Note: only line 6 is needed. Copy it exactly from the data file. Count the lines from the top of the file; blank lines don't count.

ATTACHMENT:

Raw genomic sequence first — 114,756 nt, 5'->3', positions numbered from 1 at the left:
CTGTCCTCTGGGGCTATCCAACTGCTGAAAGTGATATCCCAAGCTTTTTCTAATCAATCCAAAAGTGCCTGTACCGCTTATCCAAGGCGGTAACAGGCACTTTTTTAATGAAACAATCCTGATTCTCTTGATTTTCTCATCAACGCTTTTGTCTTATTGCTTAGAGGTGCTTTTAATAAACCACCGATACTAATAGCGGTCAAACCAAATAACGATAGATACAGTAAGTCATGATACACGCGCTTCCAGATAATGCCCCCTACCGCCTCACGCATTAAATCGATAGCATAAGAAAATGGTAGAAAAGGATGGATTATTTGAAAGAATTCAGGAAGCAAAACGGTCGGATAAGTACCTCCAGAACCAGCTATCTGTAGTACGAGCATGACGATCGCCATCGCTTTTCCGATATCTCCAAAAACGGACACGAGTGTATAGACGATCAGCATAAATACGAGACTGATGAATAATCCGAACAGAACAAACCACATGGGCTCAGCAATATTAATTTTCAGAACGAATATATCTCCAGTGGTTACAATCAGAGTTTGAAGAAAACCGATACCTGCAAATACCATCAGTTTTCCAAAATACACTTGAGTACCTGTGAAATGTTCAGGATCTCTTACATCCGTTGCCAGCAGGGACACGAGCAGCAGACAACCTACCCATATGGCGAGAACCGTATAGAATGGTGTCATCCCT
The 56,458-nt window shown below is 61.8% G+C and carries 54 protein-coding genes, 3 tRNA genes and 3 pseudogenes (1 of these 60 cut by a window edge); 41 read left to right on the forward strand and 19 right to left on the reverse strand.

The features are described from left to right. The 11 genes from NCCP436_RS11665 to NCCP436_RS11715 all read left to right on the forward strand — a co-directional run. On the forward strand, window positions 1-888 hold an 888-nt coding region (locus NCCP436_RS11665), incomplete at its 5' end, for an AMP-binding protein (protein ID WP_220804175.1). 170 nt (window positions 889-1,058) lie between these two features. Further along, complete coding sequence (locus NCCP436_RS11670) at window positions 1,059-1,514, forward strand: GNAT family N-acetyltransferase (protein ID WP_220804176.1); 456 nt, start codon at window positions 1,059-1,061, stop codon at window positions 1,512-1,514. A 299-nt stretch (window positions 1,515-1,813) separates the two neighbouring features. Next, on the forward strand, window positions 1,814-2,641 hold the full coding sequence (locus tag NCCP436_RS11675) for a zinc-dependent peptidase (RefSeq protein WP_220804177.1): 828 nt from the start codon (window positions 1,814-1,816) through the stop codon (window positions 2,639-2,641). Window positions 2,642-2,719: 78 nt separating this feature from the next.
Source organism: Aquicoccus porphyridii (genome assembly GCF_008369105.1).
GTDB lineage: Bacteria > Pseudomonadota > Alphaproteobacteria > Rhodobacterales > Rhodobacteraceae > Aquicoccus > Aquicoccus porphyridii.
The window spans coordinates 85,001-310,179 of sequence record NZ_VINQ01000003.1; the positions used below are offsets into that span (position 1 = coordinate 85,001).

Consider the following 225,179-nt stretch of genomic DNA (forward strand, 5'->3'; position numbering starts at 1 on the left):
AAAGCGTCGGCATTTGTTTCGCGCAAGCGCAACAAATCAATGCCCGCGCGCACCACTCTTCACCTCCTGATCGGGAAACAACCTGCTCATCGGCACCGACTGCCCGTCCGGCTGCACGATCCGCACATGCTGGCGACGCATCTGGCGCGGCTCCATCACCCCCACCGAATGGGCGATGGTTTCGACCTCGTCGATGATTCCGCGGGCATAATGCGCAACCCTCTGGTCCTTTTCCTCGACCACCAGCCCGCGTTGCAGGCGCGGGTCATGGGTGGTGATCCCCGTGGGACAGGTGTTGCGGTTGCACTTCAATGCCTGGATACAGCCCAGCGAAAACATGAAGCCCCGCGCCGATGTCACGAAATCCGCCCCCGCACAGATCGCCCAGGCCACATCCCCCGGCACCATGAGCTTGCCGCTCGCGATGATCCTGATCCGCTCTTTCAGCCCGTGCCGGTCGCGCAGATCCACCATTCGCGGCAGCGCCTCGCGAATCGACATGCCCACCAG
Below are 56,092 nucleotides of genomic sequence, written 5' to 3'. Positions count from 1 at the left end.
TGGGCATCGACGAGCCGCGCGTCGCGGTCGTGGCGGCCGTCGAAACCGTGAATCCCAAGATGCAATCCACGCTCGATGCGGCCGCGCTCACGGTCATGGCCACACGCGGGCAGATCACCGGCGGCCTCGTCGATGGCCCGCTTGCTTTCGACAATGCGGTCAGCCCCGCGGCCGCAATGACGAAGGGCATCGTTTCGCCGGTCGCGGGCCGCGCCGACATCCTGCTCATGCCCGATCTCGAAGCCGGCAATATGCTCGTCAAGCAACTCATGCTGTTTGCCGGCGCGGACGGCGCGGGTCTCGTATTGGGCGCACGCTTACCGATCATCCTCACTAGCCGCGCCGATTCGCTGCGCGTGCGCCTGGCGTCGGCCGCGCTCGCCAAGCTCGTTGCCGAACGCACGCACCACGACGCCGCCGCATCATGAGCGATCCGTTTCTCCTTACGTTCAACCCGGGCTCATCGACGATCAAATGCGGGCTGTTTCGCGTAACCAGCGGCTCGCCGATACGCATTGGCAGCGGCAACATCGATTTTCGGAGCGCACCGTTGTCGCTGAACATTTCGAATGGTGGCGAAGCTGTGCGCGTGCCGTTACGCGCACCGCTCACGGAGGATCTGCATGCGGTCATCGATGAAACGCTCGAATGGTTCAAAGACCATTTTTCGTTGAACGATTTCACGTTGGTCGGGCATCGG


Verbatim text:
GTDB lineage: Bacteria > Pseudomonadota > Alphaproteobacteria > Rhodobacterales > Rhodobacteraceae > Aquicoccus > Aquicoccus porphyridii.